The most important thing is that you have good crabmeat. If you like spicy, you’ll have to add some cayenne or sriracha.  These are tasty with a lot of flavor, but not spicy.

My adult kids voted this for our Thanksgiving night dinner.  They were fabulous!  At 8 gm net carbs and 19 of protein, these are a nutrition packed, guilt free entree.

See bottom of page for a PRINTABLE recipe.

Ingredients:

1 large egg
2½ T olive oil based mayo or your favorite mayo
1½ teaspoons Dijon Mustard
1 T Worcestershire Sauce
2 teaspoons Old Bay Seasoning
¼ teaspoon salt
1 stalk celery finely diced
2 T finely chopped fresh parsley
1 lb. lump crabmeat, drained well if you use canned
¼ cup blanched almond flour*
¼ cup brown rice flour*

*OR an option to the almond/brown rice is using ½ cup gluten free flour mix like Wheat Free Market has

2 T coconut oil for cooking, may have to add more if you have two batches.

Combine all ingredients in a bowl and using your fingers, blend well.  Shape into patties. Makes 6-8 small to medium crab cakes.

Heat a non-stick skillet (I use Cuisinart Green Gourmet) on medium, add coconut oil, and carefully place cakes in once oil is hot.  Cook 5 min/side or until lightly browned.  You want them to cook slowly because you want the egg to cook and the crabmeat to warm thoroughly.

Make a remoulade sauce or tartar sauce to go with.  We had these with green beans and zucchini slices sauteed with shallots and parsley and a “remoulade” of sriracha mixed with mayo and relish.  Add sriracha to your batter or on top of the cooked crab cake if you want a kick.

We usually try and have a dinner with an entree, a salad and a “hot” vegetable.  That is usually enough food and fills us up without bread or starches like rice or potatoes.  (If you are having rice, you can DRAMATICALLY lower the glycemic load of it by cooling it first, which converts the starch to resistant — undigestable — starch. Just keep it below 130º, which is the point that the starch converts to “bad starch”, meaning digestible.)

IMG_0581crabcakes-nutritionIMG_0580

 

 

 

printable recipe click here for PDF

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Illness and Childhood Trauma

Make sure you tell your physician if you’ve had childhood trauma. Ongoing adversity in childhood leads to a chronic state of “fight, flight or freeze.” Researchers at Yale recently demonstrated that when inflammatory stress hormones flood a child’s body and brain, they alter the genes that oversee our stress reactivity, re-setting the stress response to “high” for life. This increases the risk of inflammation, which manifests later in cancer, heart disease, and other autoimmune diseases, and often death decades earlier than our non-traumatized counterparts.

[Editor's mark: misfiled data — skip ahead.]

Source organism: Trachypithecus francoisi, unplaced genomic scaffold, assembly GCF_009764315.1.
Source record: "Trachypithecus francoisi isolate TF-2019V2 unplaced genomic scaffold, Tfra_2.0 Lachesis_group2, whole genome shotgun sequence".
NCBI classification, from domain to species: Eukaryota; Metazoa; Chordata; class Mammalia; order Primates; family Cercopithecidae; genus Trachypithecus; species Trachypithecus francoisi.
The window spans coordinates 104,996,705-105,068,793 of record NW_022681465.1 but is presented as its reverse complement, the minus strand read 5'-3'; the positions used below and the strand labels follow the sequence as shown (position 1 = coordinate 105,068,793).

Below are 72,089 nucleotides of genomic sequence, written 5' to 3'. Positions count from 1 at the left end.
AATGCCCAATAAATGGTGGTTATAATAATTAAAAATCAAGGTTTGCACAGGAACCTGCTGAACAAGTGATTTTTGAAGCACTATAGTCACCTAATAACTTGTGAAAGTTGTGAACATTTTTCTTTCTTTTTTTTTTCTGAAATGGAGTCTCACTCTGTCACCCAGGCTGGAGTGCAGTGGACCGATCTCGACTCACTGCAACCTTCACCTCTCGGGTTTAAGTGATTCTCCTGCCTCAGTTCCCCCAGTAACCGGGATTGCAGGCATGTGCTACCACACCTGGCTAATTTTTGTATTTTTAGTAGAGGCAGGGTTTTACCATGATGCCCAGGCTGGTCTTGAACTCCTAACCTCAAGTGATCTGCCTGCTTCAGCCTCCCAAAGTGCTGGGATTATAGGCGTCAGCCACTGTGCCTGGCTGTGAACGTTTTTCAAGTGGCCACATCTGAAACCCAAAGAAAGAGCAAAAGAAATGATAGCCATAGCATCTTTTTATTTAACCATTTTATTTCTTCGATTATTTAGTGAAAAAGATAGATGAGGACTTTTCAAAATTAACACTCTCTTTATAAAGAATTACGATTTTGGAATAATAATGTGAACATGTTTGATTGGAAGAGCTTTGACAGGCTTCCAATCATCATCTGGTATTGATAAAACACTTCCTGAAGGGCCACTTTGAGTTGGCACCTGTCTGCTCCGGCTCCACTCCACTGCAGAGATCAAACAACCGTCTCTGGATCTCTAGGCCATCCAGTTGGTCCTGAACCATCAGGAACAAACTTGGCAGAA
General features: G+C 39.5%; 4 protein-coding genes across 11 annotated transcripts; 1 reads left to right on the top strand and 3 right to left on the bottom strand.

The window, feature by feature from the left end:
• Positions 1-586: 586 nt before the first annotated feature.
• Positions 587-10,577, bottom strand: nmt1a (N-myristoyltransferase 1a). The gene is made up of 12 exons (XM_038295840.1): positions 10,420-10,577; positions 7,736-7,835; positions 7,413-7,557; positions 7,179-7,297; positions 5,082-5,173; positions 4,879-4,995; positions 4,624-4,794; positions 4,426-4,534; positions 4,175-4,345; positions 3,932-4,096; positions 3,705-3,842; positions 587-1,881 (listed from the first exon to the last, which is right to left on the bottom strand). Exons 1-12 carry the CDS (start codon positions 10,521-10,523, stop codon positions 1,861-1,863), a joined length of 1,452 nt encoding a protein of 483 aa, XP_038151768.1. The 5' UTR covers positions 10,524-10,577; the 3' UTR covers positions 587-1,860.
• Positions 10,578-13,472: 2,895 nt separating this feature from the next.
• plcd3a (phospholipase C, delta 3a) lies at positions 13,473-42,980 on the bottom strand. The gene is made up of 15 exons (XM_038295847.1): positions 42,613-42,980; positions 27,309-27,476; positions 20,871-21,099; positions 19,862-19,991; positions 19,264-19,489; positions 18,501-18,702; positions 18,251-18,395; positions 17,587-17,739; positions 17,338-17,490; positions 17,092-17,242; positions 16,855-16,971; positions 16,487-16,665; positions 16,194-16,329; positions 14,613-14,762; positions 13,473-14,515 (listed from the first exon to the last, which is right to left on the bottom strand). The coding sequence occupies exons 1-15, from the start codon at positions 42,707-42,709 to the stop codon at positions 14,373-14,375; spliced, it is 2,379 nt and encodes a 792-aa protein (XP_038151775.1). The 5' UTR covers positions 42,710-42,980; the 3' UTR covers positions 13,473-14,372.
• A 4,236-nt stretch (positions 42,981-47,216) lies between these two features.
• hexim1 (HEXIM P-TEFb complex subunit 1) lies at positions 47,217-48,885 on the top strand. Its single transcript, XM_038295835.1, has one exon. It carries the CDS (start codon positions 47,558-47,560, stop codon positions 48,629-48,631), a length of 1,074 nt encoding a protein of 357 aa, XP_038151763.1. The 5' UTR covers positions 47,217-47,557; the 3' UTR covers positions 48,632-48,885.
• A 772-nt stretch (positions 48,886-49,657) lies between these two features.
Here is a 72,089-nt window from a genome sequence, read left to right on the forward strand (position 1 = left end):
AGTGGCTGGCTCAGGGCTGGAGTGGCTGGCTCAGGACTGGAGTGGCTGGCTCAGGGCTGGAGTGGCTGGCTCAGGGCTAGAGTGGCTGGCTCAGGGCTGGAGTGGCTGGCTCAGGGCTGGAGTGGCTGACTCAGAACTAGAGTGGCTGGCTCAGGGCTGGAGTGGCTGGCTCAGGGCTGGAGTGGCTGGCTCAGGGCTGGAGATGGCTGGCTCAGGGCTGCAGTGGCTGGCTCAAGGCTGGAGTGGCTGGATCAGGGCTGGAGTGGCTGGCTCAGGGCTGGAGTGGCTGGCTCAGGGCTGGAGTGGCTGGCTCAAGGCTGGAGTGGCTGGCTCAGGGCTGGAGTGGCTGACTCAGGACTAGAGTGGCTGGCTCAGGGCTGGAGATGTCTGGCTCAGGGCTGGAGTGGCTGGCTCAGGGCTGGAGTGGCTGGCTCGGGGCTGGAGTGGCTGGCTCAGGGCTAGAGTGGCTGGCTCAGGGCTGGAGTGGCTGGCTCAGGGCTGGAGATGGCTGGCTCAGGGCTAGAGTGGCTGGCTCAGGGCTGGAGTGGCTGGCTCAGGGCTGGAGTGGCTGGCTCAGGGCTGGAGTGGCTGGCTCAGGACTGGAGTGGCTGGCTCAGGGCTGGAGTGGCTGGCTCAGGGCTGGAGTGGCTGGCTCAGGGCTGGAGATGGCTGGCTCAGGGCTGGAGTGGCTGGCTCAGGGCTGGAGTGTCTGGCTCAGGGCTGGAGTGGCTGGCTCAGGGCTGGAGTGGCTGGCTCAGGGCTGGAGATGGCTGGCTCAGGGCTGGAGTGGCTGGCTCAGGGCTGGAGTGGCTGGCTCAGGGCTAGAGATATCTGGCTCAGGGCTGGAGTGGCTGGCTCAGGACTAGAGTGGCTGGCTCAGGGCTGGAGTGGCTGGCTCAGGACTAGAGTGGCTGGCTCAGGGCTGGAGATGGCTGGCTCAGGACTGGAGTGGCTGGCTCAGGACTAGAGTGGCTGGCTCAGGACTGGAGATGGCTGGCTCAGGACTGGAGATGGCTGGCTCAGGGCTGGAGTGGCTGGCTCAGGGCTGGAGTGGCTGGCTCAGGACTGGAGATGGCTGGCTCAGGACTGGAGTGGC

donna-book-coverDonna Jackson Nakazawa has studied autoimmune illness and chronic illness extensively, partly because of her own history.  She also wrote the book “The Auto-Immune Epidemic” which helped me understand my mercury toxicity much better. This new study on traumatic childhood experiences is groundbreaking and every doctor should add the questions about childhood trauma to their initial intake/history. This blog post I’m linking to below shows the power of functional medicine and intelligent questioning.  Instead of writing more of a post, I am choosing to share it in it’s entirety.  Please take a few minutes to read it.  Especially if you or someone you love has had childhood trauma such as abuse, alcoholism, death, divorce, etc. It may factor into your (or their) adult health much more than you realize.

Heidi Aylward spent much of 2015 going to doctor’s appointments for back and joint pain, dizziness, swelling of the legs and feet, high blood pressure, elevated platelets, heart palpitations and extreme fatigue. 2016 isn’t looking much better. She’s worn a heart monitor, had a bone marrow biopsy and continues to have blood work. She holds down a job as a full-time project manager, tends to her daughters, home and pets.

But she feels like her body is falling apart.

“I’m not going to make it to 60,” she said, “Why do I even contribute to my retirement savings account?”

Heidi is 39.                              [read more…]

 

You can overcome your past.  It starts with understanding what effect it has had on your health:  physical and mental.

Direct link:  https://acestoohigh.com/2016/07/07/the-single-best-medical-appointment-of-my-life-was-when-a-nurse-practitioner-asked-about-my-adverse-childhood-experiences-aces/